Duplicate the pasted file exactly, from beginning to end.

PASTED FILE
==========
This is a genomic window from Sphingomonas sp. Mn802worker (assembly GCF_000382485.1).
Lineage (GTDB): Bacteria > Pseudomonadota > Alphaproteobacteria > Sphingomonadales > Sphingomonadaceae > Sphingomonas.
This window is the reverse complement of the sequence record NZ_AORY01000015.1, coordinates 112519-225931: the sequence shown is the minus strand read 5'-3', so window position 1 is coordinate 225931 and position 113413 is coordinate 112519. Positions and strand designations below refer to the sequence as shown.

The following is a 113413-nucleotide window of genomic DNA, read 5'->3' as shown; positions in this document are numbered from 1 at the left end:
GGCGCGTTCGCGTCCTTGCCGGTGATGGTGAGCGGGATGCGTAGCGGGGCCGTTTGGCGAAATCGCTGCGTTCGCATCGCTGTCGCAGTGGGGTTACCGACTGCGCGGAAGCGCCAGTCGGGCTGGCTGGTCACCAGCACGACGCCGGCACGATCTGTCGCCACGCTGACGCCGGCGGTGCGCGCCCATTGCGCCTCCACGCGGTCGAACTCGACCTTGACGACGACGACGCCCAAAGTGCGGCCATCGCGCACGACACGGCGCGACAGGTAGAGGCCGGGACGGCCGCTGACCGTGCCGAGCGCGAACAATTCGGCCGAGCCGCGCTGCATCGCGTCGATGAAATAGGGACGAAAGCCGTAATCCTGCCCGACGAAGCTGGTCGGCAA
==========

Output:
This is a genomic window from Sphingomonas sp. Mn802worker (assembly GCF_000382485.1).
Lineage (GTDB): Bacteria > Pseudomonadota > Alphaproteobacteria > Sphingomonadales > Sphingomonadaceae > Sphingomonas.
This window is the reverse complement of the sequence record NZ_AORY01000015.1, coordinates 112519-225931: the sequence shown is the minus strand read 5'-3', so window position 1 is coordinate 225931 and position 113413 is coordinate 112519. Positions and strand designations below refer to the sequence as shown.

The following is a 113413-nucleotide window of genomic DNA, read 5'->3' as shown; positions in this document are numbered from 1 at the left end:
GGCGCGTTCGCGTCCTTGCCGGTGATGGTGAGCGGGATGCGTAGCGGGGCCGTTTGGCGAAATCGCTGCGTTCGCATCGCTGTCGCAGTGGGGTTACCGACTGCGCGGAAGCGCCAGTCGGGCTGGCTGGTCACCAGCACGACGCCGGCACGATCTGTCGCCACGCTGACGCCGGCGGTGCGCGCCCATTGCGCCTCCACGCGGTCGAACTCGACCTTGACGACGACGACGCCCAAAGTGCGGCCATCGCGCACGACACGGCGCGACAGGTAGAGGCCGGGACGGCCGCTGACCGTGCCGAGCGCGAACAATTCGGCCGAGCCGCGCTGCATCGCGTCGATGAAATAGGGACGAAAGCCGTAATCCTGCCCGACGAAGCTGGTCGGCAA